by Cromwell Architects Engineers
Public spaces, when carefully planned, lead to improved economic growth and spur both investment and social cohesion. These are plazas, parks, city squares and the spaces in between. Examples like Italy’s Roman Forum, Berlin’s Potsdamer Platz and London’s Trafalgar Square have been crucial to the historic development of those cities and continue to be significant hundreds of years later. As Arkansans, we can learn lessons from other cities to create public spaces that reflect the character and values of our state.
Public spaces bring people together to foster social and economic ties. They remind us of our diversity, history, and provide a place for community interaction. If public spaces are not provided, they end up becoming streets and parking lots, which can create a sense of isolation because there is little intention to form a community.
If Arkansas wants to enhance the quality of life and increase global competitiveness, we need to be attentive to the trends of local and world economics.
With generational shifts, changing demographics and more people moving to cities, public spaces are reemerging as a vital part of the community. *According to U.S. Census Bureau Data released in 2010, 21 percent of America’s population is now living within two to four miles of a city hall. The influx of residents to urban areas within the last decade has resulted in an increase of over 2.2 million people within cities.
Our neighboring states have already recognized the importance of creating good public spaces and benefit from their effect. *Oklahoma City recently developed the Bricktown Canal. Tulsa has developed the ‘Gathering Place’, a $465 million riverfront park on the Arkansas River. *Chattanooga poured efforts into their city center and invested nearly $518 million by 2016 and plan to invest almost $1 billion by 2020.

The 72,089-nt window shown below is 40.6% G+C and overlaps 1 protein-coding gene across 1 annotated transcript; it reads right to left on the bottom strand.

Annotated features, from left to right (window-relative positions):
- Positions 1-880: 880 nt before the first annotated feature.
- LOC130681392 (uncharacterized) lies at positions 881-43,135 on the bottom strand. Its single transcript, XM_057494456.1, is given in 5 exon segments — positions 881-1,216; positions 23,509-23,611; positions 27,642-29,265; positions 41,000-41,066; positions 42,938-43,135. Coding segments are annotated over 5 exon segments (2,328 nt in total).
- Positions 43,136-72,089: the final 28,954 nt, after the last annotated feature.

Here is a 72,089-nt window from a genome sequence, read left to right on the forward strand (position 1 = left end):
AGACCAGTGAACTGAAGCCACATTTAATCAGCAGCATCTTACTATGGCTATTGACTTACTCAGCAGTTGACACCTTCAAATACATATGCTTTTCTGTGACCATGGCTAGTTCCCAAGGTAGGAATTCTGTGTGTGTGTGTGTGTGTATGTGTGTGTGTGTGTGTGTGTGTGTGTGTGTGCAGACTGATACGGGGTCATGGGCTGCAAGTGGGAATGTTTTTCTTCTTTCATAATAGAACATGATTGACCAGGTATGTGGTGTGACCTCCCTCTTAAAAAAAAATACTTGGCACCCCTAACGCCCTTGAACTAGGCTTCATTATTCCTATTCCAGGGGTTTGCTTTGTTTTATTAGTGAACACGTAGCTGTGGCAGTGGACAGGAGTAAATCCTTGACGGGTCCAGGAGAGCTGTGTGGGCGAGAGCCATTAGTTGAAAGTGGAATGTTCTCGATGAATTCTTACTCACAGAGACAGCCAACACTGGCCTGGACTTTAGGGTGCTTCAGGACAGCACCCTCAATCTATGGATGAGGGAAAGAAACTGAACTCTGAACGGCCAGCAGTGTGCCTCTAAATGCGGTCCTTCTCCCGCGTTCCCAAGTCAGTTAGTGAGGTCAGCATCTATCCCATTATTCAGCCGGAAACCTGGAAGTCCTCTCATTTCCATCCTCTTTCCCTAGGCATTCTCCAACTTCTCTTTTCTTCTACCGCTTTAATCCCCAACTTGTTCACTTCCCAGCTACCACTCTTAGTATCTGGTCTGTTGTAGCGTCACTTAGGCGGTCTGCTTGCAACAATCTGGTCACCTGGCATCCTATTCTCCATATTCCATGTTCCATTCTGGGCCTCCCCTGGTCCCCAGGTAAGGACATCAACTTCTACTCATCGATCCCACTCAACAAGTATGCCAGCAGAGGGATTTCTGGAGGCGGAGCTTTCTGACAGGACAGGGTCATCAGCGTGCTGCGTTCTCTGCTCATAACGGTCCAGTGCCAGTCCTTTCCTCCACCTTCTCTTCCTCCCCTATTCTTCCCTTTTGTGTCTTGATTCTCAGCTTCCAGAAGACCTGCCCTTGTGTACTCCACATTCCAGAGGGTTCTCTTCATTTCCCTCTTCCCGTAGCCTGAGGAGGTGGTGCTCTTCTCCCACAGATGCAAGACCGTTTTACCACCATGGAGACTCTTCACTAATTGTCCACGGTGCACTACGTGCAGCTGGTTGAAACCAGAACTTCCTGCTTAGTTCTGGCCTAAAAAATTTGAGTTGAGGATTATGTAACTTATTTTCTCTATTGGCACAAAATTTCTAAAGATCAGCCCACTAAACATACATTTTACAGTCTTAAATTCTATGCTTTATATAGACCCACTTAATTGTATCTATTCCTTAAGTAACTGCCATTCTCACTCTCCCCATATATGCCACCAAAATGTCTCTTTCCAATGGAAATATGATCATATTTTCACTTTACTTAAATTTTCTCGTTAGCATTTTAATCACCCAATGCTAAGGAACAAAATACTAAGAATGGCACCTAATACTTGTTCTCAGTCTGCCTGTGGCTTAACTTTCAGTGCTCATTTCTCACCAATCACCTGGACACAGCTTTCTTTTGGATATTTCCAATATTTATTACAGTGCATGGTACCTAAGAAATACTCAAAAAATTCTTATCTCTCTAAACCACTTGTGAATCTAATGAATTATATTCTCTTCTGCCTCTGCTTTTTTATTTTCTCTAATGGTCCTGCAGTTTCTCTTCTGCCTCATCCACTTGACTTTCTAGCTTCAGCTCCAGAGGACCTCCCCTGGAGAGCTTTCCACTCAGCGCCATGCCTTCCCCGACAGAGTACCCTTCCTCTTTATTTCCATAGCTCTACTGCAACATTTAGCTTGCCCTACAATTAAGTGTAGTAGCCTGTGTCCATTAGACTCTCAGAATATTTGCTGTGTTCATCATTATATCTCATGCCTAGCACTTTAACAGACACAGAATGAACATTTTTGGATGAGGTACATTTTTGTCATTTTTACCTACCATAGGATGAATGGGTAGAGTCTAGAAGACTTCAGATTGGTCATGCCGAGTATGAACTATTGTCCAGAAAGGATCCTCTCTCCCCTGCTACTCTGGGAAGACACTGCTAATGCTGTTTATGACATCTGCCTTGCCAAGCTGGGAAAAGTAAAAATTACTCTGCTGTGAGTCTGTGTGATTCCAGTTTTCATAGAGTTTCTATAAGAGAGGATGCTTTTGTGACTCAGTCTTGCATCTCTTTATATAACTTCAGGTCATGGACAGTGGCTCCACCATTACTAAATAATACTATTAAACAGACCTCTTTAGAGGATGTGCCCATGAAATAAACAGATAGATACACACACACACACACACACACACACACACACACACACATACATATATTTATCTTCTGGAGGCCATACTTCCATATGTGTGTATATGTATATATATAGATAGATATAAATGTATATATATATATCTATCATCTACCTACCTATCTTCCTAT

Technological improvements in communication, mobility and the service economy allow businesses to be decentralized and their employees to lead flexible lifestyles. High earners typically flock to cities with the right balance of location, economy, amenities and culture. In order for Arkansas to compete with other states, we must realize that money is not the only factor for attracting talent. Many communities in Arkansas are well on their way to providing those characteristics, such as Bentonville and El Dorado, and the rest of the state can see the economic effect of their investment.
Private investment is necessary to create good public space. It cannot be left for public agencies to stretch their budgets and reallocate resources from other necessary services. Governing agencies are not equipped to support the development of good public spaces as their efforts are geared towards a broader spectrum of work including safely moving traffic, managing green space and developing buildings-not the spaces in between.
Arkansas can improve its economy and public spaces by making them a priority in planning the future of our state. Without a plan, our communities develop by the impulses of short-term political and economic gain that often spreads our cities outward and stretches our public resources. Many towns in Arkansas already have town squares and parks that were originally intended for this purpose, they just need to be utilized.
Public spaces are important to economic development because they draw in people. If Arkansas follows the trends of urbanization and prioritizes development of public spaces, we will become a draw for national talent and investment opportunities, and the economy around us will be improved to form a stronger city and state.